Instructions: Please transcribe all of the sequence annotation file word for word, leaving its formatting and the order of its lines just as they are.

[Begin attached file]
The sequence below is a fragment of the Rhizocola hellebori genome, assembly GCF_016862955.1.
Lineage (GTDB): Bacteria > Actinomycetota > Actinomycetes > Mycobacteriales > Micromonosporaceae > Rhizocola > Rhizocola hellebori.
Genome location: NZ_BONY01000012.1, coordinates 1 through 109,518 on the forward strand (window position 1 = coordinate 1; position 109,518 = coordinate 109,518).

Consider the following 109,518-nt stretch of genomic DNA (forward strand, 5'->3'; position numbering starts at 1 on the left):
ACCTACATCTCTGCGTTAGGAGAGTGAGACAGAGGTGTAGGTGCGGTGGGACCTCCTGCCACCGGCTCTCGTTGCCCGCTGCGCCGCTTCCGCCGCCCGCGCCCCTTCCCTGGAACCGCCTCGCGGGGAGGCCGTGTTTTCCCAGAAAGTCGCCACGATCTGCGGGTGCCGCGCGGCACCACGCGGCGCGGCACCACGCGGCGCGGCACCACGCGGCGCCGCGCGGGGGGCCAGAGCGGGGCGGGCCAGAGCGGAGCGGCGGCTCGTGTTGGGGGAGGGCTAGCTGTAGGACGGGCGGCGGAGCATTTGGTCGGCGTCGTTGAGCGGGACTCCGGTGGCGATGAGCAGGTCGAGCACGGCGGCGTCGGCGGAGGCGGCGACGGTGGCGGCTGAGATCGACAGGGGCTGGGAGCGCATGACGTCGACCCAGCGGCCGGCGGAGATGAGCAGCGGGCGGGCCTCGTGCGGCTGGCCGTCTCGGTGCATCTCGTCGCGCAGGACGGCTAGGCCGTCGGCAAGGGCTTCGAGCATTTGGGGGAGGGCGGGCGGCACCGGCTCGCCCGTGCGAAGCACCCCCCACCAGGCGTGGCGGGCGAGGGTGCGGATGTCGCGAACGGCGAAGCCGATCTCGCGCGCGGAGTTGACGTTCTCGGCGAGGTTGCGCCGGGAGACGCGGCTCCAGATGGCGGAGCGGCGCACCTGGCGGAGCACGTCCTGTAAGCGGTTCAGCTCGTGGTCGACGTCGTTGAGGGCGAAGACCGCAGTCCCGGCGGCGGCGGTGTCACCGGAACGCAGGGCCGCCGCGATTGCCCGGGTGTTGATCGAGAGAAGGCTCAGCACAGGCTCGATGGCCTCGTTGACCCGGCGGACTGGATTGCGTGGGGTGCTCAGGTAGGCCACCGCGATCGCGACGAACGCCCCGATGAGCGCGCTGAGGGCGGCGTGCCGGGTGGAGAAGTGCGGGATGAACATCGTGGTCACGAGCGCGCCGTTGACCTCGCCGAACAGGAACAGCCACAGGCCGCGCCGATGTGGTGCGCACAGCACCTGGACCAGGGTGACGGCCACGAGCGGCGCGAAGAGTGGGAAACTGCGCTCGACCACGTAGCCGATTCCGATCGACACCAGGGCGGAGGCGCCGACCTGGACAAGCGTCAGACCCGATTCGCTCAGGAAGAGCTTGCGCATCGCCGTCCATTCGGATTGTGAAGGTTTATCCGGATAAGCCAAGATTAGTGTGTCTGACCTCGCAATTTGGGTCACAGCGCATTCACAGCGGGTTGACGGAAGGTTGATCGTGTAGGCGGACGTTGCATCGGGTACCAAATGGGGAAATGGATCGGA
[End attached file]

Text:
The sequence below is a fragment of the Rhizocola hellebori genome, assembly GCF_016862955.1.
Lineage (GTDB): Bacteria > Actinomycetota > Actinomycetes > Mycobacteriales > Micromonosporaceae > Rhizocola > Rhizocola hellebori.
Genome location: NZ_BONY01000012.1, coordinates 1 through 109,518 on the forward strand (window position 1 = coordinate 1; position 109,518 = coordinate 109,518).

Consider the following 109,518-nt stretch of genomic DNA (forward strand, 5'->3'; position numbering starts at 1 on the left):
ACCTACATCTCTGCGTTAGGAGAGTGAGACAGAGGTGTAGGTGCGGTGGGACCTCCTGCCACCGGCTCTCGTTGCCCGCTGCGCCGCTTCCGCCGCCCGCGCCCCTTCCCTGGAACCGCCTCGCGGGGAGGCCGTGTTTTCCCAGAAAGTCGCCACGATCTGCGGGTGCCGCGCGGCACCACGCGGCGCGGCACCACGCGGCGCGGCACCACGCGGCGCCGCGCGGGGGGCCAGAGCGGGGCGGGCCAGAGCGGAGCGGCGGCTCGTGTTGGGGGAGGGCTAGCTGTAGGACGGGCGGCGGAGCATTTGGTCGGCGTCGTTGAGCGGGACTCCGGTGGCGATGAGCAGGTCGAGCACGGCGGCGTCGGCGGAGGCGGCGACGGTGGCGGCTGAGATCGACAGGGGCTGGGAGCGCATGACGTCGACCCAGCGGCCGGCGGAGATGAGCAGCGGGCGGGCCTCGTGCGGCTGGCCGTCTCGGTGCATCTCGTCGCGCAGGACGGCTAGGCCGTCGGCAAGGGCTTCGAGCATTTGGGGGAGGGCGGGCGGCACCGGCTCGCCCGTGCGAAGCACCCCCCACCAGGCGTGGCGGGCGAGGGTGCGGATGTCGCGAACGGCGAAGCCGATCTCGCGCGCGGAGTTGACGTTCTCGGCGAGGTTGCGCCGGGAGACGCGGCTCCAGATGGCGGAGCGGCGCACCTGGCGGAGCACGTCCTGTAAGCGGTTCAGCTCGTGGTCGACGTCGTTGAGGGCGAAGACCGCAGTCCCGGCGGCGGCGGTGTCACCGGAACGCAGGGCCGCCGCGATTGCCCGGGTGTTGATCGAGAGAAGGCTCAGCACAGGCTCGATGGCCTCGTTGACCCGGCGGACTGGATTGCGTGGGGTGCTCAGGTAGGCCACCGCGATCGCGACGAACGCCCCGATGAGCGCGCTGAGGGCGGCGTGCCGGGTGGAGAAGTGCGGGATGAACATCGTGGTCACGAGCGCGCCGTTGACCTCGCCGAACAGGAACAGCCACAGGCCGCGCCGATGTGGTGCGCACAGCACCTGGACCAGGGTGACGGCCACGAGCGGCGCGAAGAGTGGGAAACTGCGCTCGACCACGTAGCCGATTCCGATCGACACCAGGGCGGAGGCGCCGACCTGGACAAGCGTCAGACCCGATTCGCTCAGGAAGAGCTTGCGCATCGCCGTCCATTCGGATTGTGAAGGTTTATCCGGATAAGCCAAGATTAGTGTGTCTGACCTCGCAATTTGGGTCACAGCGCATTCACAGCGGGTTGACGGAAGGTTGATCGTGTAGGCGGACGTTGCATCGGGTACCAAATGGGGAAATGGATCGGA